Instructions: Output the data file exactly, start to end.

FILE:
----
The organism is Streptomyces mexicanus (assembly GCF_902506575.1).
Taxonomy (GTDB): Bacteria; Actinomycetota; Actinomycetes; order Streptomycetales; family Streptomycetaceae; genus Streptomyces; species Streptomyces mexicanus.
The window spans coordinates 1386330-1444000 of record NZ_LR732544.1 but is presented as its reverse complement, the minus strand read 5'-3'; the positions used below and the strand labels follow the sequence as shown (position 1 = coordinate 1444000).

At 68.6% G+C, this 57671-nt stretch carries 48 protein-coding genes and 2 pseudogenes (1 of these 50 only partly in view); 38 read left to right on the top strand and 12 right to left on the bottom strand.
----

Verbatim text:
The organism is Streptomyces mexicanus (assembly GCF_902506575.1).
Taxonomy (GTDB): Bacteria; Actinomycetota; Actinomycetes; order Streptomycetales; family Streptomycetaceae; genus Streptomyces; species Streptomyces mexicanus.
The window spans coordinates 1386330-1444000 of record NZ_LR732544.1 but is presented as its reverse complement, the minus strand read 5'-3'; the positions used below and the strand labels follow the sequence as shown (position 1 = coordinate 1444000).

At 68.6% G+C, this 57671-nt stretch carries 48 protein-coding genes and 2 pseudogenes (1 of these 50 only partly in view); 38 read left to right on the top strand and 12 right to left on the bottom strand.